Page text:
and rhyme schemes and how they work, but that's only the beginning.
What Eliot seems to ignore (willfully, I think) and what makes
academic poetry (Eliot-country) "the enemy" to so many
is his failure to recognize the trade-offs implicit in richness.
Just as a work can be so "original" that it can't be understood,
so a work can be so "rich" that no one gets the point.
This is not necessarily a liability: An author can have his work
full of allusions, for example, but the work is effective even if
the reader doesn't get them. In other words, the "surface"
of the work is a good story or possesses some other accessible opening
for the reader. A work like Eliot's "The Wasteland" is
almost argumentative in its unwillingness to give the reader an
entrance point (or so it must have seemed in 1922, when such dissociative
allusive works were unfamiliar). It's like he's saying, "Damn
you, I'll MAKE you be educated by giving you a poem you'll HAVE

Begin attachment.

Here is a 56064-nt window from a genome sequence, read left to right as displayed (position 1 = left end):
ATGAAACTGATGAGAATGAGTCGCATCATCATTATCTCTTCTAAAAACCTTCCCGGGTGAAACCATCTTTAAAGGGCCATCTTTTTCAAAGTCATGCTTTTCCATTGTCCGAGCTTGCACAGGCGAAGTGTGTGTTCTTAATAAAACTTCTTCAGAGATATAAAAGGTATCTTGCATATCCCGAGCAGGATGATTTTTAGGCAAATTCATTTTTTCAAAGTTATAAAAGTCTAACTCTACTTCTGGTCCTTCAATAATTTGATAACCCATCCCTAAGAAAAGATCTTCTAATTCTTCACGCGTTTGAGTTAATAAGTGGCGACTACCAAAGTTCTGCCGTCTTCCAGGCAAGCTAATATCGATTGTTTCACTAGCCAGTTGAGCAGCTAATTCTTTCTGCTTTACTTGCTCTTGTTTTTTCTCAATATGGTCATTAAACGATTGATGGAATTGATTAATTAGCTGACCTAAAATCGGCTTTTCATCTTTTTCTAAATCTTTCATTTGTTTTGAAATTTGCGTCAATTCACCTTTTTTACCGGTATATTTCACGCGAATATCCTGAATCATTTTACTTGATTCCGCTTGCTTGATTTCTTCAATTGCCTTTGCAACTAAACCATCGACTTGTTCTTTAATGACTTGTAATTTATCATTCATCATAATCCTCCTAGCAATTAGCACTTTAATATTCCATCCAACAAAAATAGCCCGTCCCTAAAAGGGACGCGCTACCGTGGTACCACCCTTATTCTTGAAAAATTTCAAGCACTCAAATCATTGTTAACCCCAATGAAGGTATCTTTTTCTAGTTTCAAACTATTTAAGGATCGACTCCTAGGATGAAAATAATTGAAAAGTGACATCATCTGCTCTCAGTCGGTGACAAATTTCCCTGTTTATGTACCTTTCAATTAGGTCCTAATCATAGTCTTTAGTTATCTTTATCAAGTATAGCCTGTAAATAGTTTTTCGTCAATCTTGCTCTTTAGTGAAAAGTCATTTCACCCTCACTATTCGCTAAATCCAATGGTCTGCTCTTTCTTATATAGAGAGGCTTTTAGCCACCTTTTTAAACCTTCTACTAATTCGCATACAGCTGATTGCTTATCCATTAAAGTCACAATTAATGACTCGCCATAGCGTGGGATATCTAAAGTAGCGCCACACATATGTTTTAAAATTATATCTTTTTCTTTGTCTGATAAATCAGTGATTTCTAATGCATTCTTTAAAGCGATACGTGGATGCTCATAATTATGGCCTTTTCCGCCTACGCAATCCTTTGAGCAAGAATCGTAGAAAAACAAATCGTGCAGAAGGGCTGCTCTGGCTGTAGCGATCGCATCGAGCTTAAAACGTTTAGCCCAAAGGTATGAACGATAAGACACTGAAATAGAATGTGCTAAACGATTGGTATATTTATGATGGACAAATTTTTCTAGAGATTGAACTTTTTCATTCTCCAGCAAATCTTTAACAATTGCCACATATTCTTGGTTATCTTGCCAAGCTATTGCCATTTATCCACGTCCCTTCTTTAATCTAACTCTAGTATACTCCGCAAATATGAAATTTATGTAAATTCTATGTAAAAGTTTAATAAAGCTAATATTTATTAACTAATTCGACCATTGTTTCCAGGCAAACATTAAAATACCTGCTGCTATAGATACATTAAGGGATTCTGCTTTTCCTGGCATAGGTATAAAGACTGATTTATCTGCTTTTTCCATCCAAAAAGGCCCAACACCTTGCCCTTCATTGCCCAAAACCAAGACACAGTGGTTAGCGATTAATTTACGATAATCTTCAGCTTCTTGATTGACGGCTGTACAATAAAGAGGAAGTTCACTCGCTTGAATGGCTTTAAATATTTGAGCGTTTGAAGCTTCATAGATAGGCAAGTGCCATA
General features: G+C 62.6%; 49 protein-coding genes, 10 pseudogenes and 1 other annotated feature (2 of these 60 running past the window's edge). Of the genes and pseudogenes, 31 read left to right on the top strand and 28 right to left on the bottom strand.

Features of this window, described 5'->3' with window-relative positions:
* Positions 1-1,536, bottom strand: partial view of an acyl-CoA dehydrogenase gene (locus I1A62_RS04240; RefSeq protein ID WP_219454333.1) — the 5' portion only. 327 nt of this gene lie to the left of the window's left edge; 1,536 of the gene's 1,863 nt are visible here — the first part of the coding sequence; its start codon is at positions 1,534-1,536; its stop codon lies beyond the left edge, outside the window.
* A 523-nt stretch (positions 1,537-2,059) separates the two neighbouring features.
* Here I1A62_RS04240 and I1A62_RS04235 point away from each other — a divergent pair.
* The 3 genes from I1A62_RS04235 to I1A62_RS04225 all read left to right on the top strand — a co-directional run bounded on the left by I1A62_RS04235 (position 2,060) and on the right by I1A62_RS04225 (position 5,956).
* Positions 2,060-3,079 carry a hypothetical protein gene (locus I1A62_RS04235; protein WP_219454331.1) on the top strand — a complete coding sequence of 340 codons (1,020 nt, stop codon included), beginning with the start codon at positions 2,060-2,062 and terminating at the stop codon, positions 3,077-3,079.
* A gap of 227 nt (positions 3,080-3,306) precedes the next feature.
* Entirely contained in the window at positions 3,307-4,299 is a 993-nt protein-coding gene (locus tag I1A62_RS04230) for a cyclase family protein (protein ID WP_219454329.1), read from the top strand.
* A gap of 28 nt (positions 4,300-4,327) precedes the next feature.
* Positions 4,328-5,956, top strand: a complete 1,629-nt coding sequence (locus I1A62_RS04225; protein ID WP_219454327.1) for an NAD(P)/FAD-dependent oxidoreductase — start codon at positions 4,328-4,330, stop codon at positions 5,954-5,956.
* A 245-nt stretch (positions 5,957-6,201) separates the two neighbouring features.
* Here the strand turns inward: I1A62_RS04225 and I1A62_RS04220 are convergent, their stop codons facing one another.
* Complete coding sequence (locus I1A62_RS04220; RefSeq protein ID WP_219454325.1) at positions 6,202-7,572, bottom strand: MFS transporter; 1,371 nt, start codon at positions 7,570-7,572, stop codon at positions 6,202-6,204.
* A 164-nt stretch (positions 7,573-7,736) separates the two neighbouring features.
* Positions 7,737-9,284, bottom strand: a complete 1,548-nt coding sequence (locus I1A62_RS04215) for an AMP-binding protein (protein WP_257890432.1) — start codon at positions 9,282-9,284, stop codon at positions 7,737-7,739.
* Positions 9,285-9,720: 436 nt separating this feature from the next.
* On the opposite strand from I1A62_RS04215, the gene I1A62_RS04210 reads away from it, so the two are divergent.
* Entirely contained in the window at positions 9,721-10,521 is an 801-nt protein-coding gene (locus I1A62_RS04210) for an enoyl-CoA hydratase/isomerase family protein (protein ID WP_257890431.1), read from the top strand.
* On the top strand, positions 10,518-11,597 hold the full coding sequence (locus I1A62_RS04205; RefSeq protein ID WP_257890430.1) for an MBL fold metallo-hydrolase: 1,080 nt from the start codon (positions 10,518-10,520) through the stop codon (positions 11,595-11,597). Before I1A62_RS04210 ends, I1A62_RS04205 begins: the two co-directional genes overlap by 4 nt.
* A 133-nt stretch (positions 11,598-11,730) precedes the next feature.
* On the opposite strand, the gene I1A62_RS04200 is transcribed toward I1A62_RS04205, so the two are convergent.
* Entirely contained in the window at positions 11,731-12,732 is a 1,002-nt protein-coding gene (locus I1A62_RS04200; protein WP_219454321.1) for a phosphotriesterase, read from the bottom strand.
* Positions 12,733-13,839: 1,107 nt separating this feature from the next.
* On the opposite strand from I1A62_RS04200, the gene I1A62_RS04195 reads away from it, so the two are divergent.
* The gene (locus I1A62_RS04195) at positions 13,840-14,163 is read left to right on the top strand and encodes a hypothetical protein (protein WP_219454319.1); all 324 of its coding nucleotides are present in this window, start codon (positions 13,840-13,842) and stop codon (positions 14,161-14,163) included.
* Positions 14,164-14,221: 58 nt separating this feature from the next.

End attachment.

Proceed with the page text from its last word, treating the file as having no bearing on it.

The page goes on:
to read (because I'm a famous poet), but won't be able to understand
unless you also read The Golden Bough, the Bible, various works
from India, Dante, etc." Of course, he "cheats" by
giving the work an incantatory, lyrical quality that can capture
a reader who knows a bit about poetry, but little about the allusions.
Joyce is even more elusive than Eliot, but Ulysses has a great
deal more going for it, and can delight a reader who misses a great
deal of the footnote fodder, though getting it helps. Nabokov does
it all -- some of his work you can come in on just about
any level and be drawn into all the others or miss some, but still
find wonders. Though even with Nabokov, sometimes the rough edge
of a missed allusion is a distraction. Nabokov and Joyce mock the
very process of allusion, parody it (especially Nabokov). They aren't
as infatuated with tradition as is Eliot.
"Tradition" isn't the point, but richness. Tradition
is but one more element (like imagery, meter) for generating expectation.
Any agreement will do. Every definition and connotation of every
word is an agreement that can be used to generate an expectation
(as in "Take my wife", above). Eliot is sort of a cry